A series of new restrictions on abortions in the last four years has propelled Arizona into the Top Five of all states in a list of places considered most friendly to "pro-life'' issues.
The listing Thursday by Americans United for Life singles out Arizona as the "most improved'' according to its rankings. Charmaine Yoest, the group's president and CEO, said that is largely based on the state adopting a law prohibiting abortions at or after 20 weeks of pregnancy.
Not mentioned is the fact the law is not in effect. The 9th U.S. Circuit Court of Appeals enjoined the state from enforcing the law while the judges review its legality.
But Denise Burke, the organization's vice president of legal affairs, said she believes that is only a temporary setback. She said the wording of the Arizona law makes it a good candidate for eventually being upheld by the U.S. Supreme Court.
The injunction against the law also did not keep Gov. Jan Brewer from cheering the new reports.
"As a proud and passionate champion of pro-life legislation, I am truly elated and honored by this announcement,'' she said in a prepared statement. And Brewer, who has signed a series of abortion restrictions since taking office four years ago, said this is not the end of such moves.
"I vow to continue to support policies that safeguard Arizona women, families and, of course, our most vulnerable population -- the unborn,'' she said. Brewer is on record as supporting an outright ban on all abortions at any stage of pregnancy, except to save the life of the mother or in cases of rape or incest.
Cathi Herrod, president of the Center for Arizona Policy, who has helped craft much of the anti-abortion legislation in the state, also heralded the acknowledgement.
"Arizona's become one of the safest states in the country for preborn children and women facing crisis pregnancies,'' she said. Herrod said Arizona lawmakers have been at the forefront of enacting "reasonable regulations'' on abortion.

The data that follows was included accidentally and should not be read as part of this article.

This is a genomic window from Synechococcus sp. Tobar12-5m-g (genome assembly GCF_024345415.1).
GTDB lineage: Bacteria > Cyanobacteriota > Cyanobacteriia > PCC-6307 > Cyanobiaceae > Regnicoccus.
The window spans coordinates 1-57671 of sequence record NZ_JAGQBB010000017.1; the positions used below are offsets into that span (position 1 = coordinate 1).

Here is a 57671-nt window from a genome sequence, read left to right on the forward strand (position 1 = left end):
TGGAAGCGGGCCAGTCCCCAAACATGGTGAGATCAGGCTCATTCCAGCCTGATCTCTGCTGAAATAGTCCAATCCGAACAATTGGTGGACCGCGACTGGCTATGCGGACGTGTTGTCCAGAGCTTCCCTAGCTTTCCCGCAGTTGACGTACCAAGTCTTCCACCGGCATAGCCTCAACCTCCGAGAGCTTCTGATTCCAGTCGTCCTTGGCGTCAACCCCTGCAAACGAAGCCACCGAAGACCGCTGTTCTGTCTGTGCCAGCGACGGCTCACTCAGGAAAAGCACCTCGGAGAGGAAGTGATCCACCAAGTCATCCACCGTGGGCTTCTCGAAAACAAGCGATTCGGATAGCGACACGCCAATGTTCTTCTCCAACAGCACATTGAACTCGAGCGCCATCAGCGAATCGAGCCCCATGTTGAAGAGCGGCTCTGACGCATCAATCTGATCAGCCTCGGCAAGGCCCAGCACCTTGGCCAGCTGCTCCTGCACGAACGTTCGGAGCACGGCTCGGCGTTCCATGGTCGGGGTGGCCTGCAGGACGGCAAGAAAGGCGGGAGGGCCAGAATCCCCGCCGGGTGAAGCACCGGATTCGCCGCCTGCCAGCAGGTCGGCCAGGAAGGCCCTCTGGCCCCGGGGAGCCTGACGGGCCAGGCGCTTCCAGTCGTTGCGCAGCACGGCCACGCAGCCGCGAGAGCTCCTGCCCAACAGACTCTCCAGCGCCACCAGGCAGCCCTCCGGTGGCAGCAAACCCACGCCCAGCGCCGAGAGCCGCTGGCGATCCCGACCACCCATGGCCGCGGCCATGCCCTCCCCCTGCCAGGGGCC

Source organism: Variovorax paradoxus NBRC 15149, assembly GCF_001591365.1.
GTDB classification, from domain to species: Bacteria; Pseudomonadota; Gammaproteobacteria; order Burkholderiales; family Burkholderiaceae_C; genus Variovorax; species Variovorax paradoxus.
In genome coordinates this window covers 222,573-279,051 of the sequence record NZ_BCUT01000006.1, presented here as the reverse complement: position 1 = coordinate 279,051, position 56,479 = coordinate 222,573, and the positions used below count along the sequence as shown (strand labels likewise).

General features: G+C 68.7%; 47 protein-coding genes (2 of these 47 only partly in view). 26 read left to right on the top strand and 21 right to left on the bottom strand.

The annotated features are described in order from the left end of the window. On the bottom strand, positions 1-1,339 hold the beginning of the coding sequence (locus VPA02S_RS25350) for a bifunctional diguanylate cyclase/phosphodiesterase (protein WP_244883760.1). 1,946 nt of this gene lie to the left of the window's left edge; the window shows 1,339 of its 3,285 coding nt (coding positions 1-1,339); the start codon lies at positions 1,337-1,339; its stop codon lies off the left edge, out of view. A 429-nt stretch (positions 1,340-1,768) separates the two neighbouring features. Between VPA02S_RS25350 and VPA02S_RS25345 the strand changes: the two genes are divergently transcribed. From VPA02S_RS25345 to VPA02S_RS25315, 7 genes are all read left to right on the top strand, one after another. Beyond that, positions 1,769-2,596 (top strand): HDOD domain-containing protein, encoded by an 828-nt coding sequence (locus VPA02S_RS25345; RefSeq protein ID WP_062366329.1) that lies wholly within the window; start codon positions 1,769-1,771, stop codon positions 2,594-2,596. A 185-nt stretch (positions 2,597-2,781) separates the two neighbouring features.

But Planned Parenthood Arizona had a different take on the recognition.
"I don't think it's an honor to be designated as the state that is the most so-called pro-life state,'' said Michelle Steinberg, the organization's director of public policy. "Basically what this does is highlight the fact that Arizona continues to be the state that attacks access on women's health care.''
Burke said the importance of the state's 20-week abortion ban in rating Arizona a friendly state cannot be understated.
She acknowledged several other states also have similar cutoffs. But in each of those cases the measures are based on the contention that is the point when a fetus can feel pain.
The Arizona law also mentions fetal pain, a contention that has been disputed. But it also spells out that the restriction is necessary to protect the health of the woman based on arguments that the abortion is more risky the later in pregnancy it takes place.
"We believe the U.S. Supreme Court will find it is more legally defensible'' than the other measures, Burke said, as the justices have upheld other abortion restrictions designed to protect maternal health. That could make the Arizona statute the template for similar laws elsewhere.
Brewer pointed out that 20-week abortion ban was just one of the measures she signed last year. The governor also gave her approval to legislation that said any organization which provides abortions cannot participate in the Medicaid family planning program.
But that legislation, too, also has been barred from taking effect after a federal judge in Phoenix concluded the state has no right to make such a restriction.
Abortion foes were, however, able to get some new language into the statutes to require that pregnant women have access to more information.
That includes a state-run web site with depictions of a fetus at certain stages of development and detailing the risks of the procedure. And the law gives women the opportunity to view an ultrasound and listen to the child's heartbeat.
Steinberg said those moves are out of step with public sentiment. She cited not only the reelection of President Obama but also the defeat of Todd Akin whose bid to move from the U.S. House to Senate faltered after commenting that women cannot get pregnant in cases of "legitimate rape.''
And she said polls show most Arizonans support the ability of women to terminate a pregnancy. But Steinberg acknowledged the majority of the Arizona Legislature remains composed of people who have been supportive of new restrictions on abortion.